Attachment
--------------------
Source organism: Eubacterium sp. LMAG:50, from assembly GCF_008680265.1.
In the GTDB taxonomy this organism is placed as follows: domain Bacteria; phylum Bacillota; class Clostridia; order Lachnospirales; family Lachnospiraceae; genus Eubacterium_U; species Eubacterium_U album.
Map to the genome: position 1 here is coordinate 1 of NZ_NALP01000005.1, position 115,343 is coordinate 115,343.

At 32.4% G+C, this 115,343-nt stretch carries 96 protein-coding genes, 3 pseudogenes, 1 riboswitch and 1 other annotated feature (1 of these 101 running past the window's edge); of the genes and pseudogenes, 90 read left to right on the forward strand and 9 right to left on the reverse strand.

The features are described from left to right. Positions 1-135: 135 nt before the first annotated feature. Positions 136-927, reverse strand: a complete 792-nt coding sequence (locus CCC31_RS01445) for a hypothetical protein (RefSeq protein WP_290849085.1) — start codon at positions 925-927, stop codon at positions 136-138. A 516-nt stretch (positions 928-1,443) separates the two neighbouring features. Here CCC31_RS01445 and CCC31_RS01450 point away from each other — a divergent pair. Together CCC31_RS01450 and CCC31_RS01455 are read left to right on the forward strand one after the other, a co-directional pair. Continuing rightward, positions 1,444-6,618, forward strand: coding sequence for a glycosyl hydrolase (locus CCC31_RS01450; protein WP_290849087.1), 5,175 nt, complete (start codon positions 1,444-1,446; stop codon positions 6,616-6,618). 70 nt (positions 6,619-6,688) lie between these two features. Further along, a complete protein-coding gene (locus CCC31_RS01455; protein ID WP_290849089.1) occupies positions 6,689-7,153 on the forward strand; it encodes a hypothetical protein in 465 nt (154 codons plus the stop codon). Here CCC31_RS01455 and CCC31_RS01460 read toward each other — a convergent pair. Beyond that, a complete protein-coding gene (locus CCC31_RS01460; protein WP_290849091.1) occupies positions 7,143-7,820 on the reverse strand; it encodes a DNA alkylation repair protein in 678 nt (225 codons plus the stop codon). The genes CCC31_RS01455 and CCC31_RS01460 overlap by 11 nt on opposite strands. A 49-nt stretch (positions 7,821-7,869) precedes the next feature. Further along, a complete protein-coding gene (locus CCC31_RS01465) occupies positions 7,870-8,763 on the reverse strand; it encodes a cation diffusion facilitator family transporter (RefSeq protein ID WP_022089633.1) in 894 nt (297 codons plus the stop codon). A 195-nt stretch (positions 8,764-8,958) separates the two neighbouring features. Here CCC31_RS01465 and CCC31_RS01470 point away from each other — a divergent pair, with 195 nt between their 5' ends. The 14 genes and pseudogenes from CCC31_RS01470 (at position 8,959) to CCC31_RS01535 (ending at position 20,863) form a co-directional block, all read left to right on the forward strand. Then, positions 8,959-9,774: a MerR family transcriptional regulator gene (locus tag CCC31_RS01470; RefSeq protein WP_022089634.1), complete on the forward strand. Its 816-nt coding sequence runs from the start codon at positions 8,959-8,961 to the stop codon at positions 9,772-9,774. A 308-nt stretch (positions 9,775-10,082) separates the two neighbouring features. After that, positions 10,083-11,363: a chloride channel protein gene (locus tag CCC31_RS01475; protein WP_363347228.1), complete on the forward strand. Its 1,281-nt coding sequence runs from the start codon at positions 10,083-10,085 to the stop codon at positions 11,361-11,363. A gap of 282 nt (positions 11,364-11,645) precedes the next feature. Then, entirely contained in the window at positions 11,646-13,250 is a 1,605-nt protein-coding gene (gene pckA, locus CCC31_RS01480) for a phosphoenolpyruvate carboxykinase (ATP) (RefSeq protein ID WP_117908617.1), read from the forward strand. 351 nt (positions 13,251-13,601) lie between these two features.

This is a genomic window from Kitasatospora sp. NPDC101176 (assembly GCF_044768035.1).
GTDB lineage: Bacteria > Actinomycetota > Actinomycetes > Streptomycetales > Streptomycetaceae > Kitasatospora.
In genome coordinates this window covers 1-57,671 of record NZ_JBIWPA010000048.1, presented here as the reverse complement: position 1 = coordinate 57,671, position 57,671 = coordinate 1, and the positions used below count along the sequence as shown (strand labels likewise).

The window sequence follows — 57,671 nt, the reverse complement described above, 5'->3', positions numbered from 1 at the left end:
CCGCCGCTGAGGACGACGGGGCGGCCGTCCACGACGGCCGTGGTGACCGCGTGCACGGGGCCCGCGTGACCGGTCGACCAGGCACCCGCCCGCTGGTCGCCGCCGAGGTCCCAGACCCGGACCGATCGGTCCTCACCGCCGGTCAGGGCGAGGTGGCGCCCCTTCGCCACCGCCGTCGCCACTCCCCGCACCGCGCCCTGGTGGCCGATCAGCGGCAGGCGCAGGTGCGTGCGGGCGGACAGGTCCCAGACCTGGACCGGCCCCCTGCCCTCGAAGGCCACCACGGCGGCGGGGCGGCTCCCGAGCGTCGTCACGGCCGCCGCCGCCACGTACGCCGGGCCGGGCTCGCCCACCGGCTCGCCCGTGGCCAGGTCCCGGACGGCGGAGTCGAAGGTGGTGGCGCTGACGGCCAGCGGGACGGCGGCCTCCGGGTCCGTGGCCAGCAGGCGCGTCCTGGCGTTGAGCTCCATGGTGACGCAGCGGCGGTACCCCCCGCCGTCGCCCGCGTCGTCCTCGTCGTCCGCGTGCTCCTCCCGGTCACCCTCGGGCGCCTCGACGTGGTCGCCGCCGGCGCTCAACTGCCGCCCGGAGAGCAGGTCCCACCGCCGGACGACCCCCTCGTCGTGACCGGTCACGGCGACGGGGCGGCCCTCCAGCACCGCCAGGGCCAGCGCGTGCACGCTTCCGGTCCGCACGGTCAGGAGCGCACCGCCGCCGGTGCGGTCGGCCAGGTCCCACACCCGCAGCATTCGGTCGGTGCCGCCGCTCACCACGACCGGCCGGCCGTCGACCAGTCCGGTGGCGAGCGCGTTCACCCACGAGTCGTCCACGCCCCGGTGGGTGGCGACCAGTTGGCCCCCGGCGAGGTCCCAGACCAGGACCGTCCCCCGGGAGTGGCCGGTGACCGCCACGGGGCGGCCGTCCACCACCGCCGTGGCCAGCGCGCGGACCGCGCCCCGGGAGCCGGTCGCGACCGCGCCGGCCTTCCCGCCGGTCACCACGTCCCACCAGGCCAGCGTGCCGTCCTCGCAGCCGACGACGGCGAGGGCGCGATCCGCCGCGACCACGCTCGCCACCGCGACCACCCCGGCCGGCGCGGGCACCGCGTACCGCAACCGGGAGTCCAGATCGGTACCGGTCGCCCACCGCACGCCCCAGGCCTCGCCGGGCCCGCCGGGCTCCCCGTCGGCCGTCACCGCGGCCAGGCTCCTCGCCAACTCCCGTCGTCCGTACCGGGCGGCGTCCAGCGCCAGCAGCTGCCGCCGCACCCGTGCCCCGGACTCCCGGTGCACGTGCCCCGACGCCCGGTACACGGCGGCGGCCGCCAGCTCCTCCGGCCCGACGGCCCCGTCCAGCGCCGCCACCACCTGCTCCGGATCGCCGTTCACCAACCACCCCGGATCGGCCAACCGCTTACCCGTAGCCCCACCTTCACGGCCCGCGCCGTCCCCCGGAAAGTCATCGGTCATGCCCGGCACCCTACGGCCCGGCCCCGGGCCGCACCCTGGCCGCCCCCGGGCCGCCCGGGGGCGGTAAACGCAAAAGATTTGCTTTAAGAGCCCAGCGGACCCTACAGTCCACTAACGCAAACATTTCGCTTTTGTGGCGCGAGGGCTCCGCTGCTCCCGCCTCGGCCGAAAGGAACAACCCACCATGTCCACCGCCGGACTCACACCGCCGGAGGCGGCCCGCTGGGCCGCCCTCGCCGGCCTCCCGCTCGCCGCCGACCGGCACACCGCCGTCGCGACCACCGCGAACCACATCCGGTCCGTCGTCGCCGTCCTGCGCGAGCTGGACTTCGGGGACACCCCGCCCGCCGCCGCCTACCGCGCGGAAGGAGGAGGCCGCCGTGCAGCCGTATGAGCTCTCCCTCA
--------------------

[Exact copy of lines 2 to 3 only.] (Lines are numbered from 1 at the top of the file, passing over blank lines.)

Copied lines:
In the GTDB taxonomy this organism is placed as follows: domain Bacteria; phylum Bacillota; class Clostridia; order Lachnospirales; family Lachnospiraceae; genus Eubacterium_U; species Eubacterium_U album.
Map to the genome: position 1 here is coordinate 1 of NZ_NALP01000005.1, position 115,343 is coordinate 115,343.